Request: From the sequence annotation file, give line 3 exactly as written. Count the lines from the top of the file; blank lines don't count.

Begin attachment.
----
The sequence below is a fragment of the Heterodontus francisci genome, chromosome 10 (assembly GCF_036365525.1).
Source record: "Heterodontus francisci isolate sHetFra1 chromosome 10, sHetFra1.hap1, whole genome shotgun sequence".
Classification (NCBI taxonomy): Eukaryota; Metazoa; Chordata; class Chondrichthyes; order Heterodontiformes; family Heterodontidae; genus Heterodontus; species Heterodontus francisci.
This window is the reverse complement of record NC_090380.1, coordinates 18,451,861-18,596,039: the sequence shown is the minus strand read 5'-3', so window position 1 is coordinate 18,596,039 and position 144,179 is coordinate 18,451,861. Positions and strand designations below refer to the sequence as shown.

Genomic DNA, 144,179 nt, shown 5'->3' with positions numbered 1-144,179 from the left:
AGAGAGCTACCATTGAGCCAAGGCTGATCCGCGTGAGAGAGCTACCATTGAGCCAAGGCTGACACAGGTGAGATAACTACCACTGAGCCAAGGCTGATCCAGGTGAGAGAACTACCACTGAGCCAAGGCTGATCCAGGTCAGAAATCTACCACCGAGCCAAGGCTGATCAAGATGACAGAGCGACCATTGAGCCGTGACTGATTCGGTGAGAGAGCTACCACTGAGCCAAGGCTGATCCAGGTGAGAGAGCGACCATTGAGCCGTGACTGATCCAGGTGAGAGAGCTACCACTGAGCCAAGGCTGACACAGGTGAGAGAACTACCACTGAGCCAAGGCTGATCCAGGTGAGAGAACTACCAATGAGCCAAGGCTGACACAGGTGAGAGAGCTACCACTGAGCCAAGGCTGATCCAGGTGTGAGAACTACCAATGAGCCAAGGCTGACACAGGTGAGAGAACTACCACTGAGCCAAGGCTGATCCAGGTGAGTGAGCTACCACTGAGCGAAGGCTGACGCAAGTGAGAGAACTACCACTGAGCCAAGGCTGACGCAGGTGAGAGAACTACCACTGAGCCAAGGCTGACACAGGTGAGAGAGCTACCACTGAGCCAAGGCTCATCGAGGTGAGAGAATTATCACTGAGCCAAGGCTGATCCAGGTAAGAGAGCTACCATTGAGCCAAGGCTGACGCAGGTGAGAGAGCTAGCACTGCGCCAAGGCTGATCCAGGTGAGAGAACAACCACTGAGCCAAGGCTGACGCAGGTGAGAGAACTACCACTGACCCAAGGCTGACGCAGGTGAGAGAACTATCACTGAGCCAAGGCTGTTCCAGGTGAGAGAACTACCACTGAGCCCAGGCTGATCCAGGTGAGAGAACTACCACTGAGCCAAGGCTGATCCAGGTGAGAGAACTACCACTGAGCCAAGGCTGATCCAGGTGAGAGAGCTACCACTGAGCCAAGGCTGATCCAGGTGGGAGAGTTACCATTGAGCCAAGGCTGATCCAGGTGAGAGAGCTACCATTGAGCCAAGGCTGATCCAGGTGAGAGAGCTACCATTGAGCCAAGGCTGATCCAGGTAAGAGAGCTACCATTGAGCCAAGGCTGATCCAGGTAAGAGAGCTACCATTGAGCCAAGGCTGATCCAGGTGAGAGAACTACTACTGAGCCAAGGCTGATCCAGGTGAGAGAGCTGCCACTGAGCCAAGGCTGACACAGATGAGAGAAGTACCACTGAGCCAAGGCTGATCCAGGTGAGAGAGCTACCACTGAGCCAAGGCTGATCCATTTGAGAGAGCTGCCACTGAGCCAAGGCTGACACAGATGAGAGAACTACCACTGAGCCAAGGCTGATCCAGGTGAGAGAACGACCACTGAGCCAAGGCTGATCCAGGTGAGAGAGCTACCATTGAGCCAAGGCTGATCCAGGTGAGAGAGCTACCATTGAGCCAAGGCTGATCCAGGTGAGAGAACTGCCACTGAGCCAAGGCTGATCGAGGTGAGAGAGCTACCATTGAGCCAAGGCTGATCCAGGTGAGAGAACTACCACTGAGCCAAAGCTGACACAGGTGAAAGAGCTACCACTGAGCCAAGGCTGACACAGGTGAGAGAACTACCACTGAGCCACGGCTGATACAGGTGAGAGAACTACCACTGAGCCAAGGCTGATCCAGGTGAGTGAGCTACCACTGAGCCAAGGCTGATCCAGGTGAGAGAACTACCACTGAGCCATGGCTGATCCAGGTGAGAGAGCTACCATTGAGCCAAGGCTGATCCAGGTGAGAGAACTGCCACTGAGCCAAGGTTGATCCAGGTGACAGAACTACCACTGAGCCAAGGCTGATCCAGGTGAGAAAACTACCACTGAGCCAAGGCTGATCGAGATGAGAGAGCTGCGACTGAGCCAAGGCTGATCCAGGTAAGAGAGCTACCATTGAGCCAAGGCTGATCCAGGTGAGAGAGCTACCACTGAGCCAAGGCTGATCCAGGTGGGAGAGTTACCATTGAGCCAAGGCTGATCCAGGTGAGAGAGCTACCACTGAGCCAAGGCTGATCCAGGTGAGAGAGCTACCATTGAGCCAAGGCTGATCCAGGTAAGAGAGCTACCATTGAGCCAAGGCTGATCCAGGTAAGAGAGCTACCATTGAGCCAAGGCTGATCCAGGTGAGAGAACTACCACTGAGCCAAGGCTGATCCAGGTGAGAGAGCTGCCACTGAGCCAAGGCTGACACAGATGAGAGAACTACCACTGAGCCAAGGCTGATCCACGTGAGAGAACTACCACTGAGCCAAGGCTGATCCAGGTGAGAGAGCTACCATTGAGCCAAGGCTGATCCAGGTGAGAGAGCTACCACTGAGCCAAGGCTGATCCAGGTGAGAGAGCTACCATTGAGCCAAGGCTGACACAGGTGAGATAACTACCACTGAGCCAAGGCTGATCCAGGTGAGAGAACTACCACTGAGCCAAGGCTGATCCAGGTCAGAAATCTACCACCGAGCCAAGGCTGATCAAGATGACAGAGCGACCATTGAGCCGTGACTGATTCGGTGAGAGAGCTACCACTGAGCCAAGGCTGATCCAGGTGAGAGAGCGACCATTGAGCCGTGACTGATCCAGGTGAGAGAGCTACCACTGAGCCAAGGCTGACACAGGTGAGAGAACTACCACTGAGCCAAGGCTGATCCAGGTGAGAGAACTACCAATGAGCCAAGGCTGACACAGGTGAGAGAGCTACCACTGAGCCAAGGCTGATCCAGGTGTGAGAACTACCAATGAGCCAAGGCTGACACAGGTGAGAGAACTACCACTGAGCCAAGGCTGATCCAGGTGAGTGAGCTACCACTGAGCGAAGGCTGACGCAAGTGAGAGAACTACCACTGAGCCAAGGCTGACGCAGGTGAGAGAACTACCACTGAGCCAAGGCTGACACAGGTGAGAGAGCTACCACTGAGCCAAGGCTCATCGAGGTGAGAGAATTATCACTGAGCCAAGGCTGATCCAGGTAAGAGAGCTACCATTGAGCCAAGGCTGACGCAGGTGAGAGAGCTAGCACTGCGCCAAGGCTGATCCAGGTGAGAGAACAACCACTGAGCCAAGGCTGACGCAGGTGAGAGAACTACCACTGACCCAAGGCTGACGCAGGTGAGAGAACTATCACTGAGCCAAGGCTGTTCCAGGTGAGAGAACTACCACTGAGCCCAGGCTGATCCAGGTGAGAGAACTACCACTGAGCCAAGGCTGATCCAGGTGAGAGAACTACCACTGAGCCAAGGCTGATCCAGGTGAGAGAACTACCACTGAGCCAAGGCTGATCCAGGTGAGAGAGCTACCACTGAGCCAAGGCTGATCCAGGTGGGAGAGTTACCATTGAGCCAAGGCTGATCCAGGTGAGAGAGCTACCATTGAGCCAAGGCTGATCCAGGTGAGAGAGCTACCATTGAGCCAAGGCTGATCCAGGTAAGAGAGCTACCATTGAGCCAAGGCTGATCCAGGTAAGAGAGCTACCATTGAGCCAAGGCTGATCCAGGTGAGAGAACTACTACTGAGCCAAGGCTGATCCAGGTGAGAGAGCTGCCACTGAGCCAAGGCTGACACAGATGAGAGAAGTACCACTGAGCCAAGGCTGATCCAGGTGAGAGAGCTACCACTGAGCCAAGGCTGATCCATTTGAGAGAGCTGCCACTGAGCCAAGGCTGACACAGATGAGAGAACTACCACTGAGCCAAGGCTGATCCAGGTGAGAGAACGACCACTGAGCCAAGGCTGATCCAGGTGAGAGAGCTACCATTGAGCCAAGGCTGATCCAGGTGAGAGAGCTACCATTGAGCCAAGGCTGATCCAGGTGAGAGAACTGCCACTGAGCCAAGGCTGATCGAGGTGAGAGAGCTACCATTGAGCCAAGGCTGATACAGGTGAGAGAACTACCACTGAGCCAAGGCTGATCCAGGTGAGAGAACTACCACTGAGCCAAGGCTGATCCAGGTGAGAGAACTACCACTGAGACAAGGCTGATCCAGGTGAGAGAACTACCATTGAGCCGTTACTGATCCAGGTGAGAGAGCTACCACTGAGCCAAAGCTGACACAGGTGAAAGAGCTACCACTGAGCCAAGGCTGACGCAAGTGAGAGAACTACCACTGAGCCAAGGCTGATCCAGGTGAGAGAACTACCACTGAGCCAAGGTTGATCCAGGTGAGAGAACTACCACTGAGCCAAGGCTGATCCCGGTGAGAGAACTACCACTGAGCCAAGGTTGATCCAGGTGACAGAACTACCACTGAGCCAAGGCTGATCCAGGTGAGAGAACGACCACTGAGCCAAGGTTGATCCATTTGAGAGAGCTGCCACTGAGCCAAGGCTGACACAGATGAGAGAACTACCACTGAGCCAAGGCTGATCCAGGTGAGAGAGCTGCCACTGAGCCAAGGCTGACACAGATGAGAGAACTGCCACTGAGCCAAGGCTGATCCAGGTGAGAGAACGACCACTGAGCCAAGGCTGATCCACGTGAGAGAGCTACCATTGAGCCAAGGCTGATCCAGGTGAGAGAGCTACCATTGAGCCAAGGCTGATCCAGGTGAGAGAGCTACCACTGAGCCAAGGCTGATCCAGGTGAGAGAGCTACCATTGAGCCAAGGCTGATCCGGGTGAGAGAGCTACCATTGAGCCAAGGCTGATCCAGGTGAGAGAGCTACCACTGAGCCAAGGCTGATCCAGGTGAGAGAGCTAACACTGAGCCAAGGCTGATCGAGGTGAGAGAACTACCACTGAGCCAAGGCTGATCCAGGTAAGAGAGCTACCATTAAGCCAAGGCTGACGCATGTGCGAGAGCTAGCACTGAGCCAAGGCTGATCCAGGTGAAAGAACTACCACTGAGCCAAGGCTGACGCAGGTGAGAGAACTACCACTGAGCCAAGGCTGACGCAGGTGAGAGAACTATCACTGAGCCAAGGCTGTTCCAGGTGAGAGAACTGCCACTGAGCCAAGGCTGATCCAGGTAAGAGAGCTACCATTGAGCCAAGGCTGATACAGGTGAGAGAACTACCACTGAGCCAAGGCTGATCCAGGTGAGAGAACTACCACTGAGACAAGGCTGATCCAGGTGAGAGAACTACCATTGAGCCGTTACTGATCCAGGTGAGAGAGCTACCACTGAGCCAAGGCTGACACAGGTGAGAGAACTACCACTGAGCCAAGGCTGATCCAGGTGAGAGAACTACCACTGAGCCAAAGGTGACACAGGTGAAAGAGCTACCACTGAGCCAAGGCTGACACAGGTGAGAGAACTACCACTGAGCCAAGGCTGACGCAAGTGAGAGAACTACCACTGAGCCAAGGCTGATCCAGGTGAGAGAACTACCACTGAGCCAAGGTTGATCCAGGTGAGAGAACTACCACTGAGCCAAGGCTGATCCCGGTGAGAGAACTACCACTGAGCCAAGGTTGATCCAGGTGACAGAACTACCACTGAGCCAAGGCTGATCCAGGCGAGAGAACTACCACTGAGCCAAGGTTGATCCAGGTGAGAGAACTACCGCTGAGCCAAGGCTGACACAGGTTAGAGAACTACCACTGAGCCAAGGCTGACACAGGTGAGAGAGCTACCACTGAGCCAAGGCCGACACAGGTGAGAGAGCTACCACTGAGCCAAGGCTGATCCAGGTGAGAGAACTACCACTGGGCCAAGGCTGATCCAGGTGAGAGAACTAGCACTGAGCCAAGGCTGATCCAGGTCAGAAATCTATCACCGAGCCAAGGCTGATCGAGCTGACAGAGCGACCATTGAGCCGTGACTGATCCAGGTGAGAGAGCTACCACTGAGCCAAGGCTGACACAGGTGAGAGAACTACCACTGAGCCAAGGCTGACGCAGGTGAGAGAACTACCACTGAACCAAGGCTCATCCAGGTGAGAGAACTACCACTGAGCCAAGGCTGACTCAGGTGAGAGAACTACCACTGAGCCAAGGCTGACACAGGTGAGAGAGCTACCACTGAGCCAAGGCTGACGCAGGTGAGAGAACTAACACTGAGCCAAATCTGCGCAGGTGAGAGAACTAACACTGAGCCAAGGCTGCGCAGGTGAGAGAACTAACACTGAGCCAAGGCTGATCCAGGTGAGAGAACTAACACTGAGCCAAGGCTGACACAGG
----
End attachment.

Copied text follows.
Classification (NCBI taxonomy): Eukaryota; Metazoa; Chordata; class Chondrichthyes; order Heterodontiformes; family Heterodontidae; genus Heterodontus; species Heterodontus francisci.